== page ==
An important point to note: Some nasal decongestants have a steroid in them while others do not. In a study of 100 subjects using steroid nasal spray for decongestion over three weeks, 66% of people who were using a placebo spray showed improvement over time. Seventy-three percent showed improvement with steroid nasal spray.3
This means that you are likely to see your symptoms improve whether you use a steroid spray or not. I don’t know about you, but when a label on an allergy medicine I’m taking says a potential side effect is MORE ALLERGY SYMPTOMS, my red flag goes up. I’d rather try every natural method first before taking these medicines to cover up my symptoms and thus prolonging the problem.
Natural Solutions for Allergy Relief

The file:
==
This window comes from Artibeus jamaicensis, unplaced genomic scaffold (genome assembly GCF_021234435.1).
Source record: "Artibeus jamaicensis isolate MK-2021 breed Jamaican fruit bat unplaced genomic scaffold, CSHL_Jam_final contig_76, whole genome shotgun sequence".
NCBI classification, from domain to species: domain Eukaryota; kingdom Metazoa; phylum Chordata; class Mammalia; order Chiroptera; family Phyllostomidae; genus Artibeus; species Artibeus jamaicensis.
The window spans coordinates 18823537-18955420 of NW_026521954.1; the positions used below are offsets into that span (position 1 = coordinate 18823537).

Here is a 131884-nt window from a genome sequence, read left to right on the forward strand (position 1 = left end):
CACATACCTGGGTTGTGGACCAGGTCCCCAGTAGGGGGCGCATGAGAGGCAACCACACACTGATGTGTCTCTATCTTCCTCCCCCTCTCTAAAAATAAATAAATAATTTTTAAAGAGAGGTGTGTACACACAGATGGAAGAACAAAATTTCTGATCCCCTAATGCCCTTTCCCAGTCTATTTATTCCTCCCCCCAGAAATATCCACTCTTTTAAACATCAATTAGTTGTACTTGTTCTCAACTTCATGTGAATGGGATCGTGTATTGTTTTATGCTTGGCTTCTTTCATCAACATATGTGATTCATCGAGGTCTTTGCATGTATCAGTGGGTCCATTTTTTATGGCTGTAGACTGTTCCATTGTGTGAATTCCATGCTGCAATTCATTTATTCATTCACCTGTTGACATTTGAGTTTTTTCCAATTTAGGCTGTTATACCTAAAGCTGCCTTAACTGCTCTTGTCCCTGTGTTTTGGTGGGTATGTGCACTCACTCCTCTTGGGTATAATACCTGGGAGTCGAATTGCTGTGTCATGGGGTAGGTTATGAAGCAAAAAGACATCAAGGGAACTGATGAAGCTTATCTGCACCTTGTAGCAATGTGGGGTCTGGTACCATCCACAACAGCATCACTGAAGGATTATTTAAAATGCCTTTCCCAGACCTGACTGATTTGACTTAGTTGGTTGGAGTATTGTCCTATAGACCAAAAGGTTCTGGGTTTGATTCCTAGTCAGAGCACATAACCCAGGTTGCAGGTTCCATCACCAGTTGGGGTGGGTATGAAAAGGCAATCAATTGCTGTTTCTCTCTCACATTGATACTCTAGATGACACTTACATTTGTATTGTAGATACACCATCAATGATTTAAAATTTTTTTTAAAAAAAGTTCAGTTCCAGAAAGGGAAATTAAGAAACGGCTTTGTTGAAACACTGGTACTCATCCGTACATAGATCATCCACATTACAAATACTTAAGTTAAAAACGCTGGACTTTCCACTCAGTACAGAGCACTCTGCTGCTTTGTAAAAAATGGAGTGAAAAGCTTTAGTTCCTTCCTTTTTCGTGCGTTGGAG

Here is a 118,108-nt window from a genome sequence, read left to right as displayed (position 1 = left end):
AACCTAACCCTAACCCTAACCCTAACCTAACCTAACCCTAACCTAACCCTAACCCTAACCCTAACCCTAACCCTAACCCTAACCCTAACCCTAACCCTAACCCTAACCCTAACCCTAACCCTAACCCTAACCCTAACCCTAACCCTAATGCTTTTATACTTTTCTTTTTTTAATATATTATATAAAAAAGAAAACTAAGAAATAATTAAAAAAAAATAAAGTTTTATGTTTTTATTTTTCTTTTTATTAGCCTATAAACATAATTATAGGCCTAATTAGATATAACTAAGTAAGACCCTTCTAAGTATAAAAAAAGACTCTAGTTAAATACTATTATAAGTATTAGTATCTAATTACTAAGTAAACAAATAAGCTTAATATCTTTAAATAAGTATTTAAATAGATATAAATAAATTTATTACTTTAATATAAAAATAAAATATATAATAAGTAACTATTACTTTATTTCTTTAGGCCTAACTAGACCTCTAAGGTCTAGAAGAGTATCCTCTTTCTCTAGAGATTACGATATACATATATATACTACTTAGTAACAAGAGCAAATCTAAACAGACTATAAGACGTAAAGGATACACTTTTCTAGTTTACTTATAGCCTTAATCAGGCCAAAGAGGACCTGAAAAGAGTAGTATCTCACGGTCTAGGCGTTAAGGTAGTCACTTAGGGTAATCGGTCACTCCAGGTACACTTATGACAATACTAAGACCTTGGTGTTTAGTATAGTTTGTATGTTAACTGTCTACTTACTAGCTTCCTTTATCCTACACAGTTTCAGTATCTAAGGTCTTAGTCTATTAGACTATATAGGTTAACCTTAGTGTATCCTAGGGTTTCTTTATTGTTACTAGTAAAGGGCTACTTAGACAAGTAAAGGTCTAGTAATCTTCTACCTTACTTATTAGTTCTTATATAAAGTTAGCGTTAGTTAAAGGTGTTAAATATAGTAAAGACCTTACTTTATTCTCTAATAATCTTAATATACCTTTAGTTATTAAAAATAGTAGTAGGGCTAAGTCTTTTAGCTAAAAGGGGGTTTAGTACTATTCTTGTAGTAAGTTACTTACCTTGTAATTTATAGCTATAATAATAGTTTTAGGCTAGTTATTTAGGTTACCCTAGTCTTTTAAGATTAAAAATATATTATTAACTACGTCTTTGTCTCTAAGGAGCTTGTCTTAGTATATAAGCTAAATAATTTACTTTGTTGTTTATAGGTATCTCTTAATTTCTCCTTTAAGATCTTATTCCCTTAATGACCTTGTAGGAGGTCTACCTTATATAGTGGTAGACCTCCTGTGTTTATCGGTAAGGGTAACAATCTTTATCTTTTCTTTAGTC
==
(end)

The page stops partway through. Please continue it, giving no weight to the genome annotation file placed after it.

A lot of relief can be found through simple acupressure points and massaging of the face. So let’s get to know our sinuses.
Where are they?
You have several sinuses in your skull, all collectively called the Paranasal Sinuses. They are named frontal (lower forehead), maxillary (cheekbones), ethmoid (beside the upper nose) and sphenoid (behind the nose). The sinuses are lined with cells that create mucus to catch pathogens and keep your nasal passages from becoming too dry when you breathe.4
When your sinuses become inflamed during allergy season, it may be from several more serious causes: an infection (bacterial, viral or fungal), an autoimmune condition, or an obstruction such as polyps or a deviated septum. It’s a good idea to see your doctor if your allergies persist after trying the following natural methods. However, the vast majority of people can be helped by some simple at-home preventative measures.